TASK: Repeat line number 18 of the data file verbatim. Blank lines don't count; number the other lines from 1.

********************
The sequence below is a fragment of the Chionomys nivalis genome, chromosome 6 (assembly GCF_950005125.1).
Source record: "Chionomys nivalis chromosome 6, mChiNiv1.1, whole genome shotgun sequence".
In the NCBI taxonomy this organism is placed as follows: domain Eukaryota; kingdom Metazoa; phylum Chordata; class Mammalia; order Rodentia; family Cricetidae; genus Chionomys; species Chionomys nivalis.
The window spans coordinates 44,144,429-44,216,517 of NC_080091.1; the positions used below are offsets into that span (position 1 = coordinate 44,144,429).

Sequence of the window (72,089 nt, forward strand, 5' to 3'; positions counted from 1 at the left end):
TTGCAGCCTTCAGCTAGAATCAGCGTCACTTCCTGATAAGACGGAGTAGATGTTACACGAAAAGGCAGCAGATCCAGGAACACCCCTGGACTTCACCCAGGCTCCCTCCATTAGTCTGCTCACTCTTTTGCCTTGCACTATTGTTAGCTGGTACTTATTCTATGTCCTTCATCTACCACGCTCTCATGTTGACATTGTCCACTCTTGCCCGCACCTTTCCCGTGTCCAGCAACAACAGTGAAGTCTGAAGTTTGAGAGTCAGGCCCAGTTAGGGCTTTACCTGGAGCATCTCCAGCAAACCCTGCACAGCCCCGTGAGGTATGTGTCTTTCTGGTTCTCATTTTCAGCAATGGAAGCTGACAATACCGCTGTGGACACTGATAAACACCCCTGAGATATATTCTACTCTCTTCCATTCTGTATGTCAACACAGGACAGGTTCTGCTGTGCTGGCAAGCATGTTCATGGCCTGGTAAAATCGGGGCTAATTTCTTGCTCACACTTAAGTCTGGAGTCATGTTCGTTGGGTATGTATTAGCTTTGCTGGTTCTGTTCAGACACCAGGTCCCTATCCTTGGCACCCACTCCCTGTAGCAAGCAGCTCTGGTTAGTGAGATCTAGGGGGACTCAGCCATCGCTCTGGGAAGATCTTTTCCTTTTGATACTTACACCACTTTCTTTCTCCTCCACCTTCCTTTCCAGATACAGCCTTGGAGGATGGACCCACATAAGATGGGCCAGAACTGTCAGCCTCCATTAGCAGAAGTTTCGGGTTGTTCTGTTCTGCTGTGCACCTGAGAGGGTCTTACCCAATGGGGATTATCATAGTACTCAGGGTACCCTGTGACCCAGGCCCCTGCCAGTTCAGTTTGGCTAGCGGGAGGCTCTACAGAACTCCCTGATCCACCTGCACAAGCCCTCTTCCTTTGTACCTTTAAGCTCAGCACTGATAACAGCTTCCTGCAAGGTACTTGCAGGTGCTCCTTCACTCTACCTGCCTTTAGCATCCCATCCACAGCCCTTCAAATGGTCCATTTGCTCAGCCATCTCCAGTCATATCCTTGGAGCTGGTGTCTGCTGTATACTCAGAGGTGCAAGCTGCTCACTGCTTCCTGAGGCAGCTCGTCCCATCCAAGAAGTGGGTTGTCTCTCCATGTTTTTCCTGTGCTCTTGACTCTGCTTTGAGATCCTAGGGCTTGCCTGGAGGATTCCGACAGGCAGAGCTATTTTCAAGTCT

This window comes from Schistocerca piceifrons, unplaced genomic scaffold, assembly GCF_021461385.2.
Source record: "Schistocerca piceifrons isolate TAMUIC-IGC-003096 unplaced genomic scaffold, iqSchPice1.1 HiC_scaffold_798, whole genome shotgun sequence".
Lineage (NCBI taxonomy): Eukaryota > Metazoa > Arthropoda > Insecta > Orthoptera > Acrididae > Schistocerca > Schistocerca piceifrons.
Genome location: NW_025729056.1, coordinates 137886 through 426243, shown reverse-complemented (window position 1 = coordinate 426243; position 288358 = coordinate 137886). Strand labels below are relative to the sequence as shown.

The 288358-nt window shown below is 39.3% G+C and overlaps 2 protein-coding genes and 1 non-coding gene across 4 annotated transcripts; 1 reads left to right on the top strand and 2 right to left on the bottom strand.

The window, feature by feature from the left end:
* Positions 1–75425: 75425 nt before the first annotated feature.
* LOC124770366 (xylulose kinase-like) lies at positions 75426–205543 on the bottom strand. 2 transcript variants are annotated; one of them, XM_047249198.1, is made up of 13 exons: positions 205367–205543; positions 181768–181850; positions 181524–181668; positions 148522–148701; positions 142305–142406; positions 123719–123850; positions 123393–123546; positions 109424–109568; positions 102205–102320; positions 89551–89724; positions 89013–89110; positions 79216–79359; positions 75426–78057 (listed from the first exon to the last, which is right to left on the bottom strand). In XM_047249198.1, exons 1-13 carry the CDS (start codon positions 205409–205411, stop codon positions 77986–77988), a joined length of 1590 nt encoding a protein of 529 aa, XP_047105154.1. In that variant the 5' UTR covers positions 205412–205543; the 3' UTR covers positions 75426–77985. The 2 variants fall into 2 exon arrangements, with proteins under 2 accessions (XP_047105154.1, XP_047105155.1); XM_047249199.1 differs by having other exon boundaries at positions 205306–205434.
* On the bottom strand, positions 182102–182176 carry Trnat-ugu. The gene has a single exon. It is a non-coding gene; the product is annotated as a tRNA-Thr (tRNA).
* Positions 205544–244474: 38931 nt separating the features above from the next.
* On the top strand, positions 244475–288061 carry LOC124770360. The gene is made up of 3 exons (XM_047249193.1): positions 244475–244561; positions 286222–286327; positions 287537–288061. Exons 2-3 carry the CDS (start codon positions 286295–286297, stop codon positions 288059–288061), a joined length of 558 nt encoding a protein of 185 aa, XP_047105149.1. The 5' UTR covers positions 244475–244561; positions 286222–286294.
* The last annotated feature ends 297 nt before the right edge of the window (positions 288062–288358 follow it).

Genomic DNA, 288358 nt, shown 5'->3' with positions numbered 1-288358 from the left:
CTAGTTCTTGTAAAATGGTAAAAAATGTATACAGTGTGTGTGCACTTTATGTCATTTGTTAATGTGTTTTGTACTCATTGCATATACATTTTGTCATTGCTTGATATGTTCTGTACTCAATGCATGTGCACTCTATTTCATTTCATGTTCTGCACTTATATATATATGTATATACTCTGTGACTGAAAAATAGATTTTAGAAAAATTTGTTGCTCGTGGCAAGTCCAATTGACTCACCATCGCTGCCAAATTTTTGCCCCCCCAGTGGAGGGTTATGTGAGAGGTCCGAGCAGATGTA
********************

* The last annotated feature ends 297 nt before the right edge of the window (positions 288062–288358 follow it).